Rivera: Don’t sweat the test, just the snow

NORWALK, Conn. – Norwalk parents shouldn’t be worried about the upcoming state assessment tests, Superintendent Manny Rivera said Tuesday. Now, snow days — that’s another question.

“Parents have been asking questions,” Rivera said at the Board of Education meeting. “I think there’s some confusion among some folks, needless anxiety. What we really want to do is get out communications about this SBAC (Smarter Balance Assessment Consortium) tests that is going to be administered this spring. We are basically looking at it as a practice test. The only obligation we have from the state is that there be a 95 percent participation.”

The test is part of the transition to Common Core State Standards. Results will not used to evaluate students, he said.

Now that other issue.

“There have been so many snow days that I have lost track,” Rivera said. He said he wasn’t sure but he thought it was five.

The last school day of the year is scheduled to be June 12, a Thursday, he said.

“I am concerned at this point in time that there are already five days and if the weather prediction holds up there could be as many as seven by early next week,” he said. “We may need to revisit how we make up days.”


11 responses to “Rivera: Don’t sweat the test, just the snow”

  1. EveT

    Doesn’t it seem strange that Norwalk teachers and administrators won’t have access to SBAC results for months, maybe as long as a year? (Rivera mentions 2015) Who will have those results in the meantime, and what will they be doing with them? Won’t the students and parents want to know how well they did on the test?

  2. Dawn

    I hope they take away from February and April break and do not extend the year. Do the public have any say.

  3. MarjorieM

    Since when does a test ” not count?” Since when do the results not get published and scrutinized by all? Oh yes, since the decision for a program for the Elemntary language arts curriculum can’t be decided by the superintendent. Don’t worry? No, WORRY!

  4. Mike Lyons

    Marj, the test will be conducted by the State, not us, and the State will have the data. Dr. Rivera was simply reporting what the State has told us – that only raw data will be available to us and probably not for some time. It was the State’s decision to use the first administration of the SBAC as a ‘practice run’, not ours. Dr. Rivera was making the point that given this position of the State’s, we won’t use test results to evaluate students (or teachers under the new teacher evaluation system), until the second (2015) test.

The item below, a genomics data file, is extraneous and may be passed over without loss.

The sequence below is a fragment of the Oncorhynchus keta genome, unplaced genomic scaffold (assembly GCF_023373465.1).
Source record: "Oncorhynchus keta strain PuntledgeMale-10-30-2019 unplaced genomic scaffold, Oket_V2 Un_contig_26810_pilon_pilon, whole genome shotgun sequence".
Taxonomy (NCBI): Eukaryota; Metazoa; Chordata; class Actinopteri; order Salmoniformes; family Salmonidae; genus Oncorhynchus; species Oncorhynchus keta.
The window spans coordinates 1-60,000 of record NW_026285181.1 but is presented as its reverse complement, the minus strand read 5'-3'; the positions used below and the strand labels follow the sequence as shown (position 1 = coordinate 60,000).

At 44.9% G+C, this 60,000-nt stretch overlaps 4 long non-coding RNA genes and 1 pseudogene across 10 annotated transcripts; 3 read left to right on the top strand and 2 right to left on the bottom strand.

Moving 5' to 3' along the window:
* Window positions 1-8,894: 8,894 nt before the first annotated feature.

5. Mike Lyons

    As for the elementary language arts curriculum, we remain on schedule to implement it in the fall of this year – as has been the plan since it was originally formulated. Dr. Rivera is working with a review committee of teachers and principals, as well as consultants funded by a $35,000 grant from GE, on developing a comprehensive K-5 literacy program (one of the consultants is one of the authors of the Common Core English Standards). The program will go way beyond simply picking a textbook. It will include that, of course, but will also include other reading materials, technology enhancements, embedded professional development for teachers, and a major change in the assistant principal job duties — these positions are slated to be redesignated as Curriculum and Instruction Site Directors at each elementary school (this is described in the 2014-2015 budget materials up on the NPS web site). Dr. Rivera is preparing this comprehensive program collaboratively with teachers and administrators and reports that much progress is being made. We don’t need to make final decisions here until April or May to easily have the program in place by the start of the school year. And we have requested — and the City Finance Director has recommended approval of — a capital budget appropriation of $2,358,000 to provide us with the textbooks, other materials, and technology to make it work. We anticipate a presentation on the plan by Dr. Rivera to the Curriculum Committee in late February or early March, and to the full Board in March.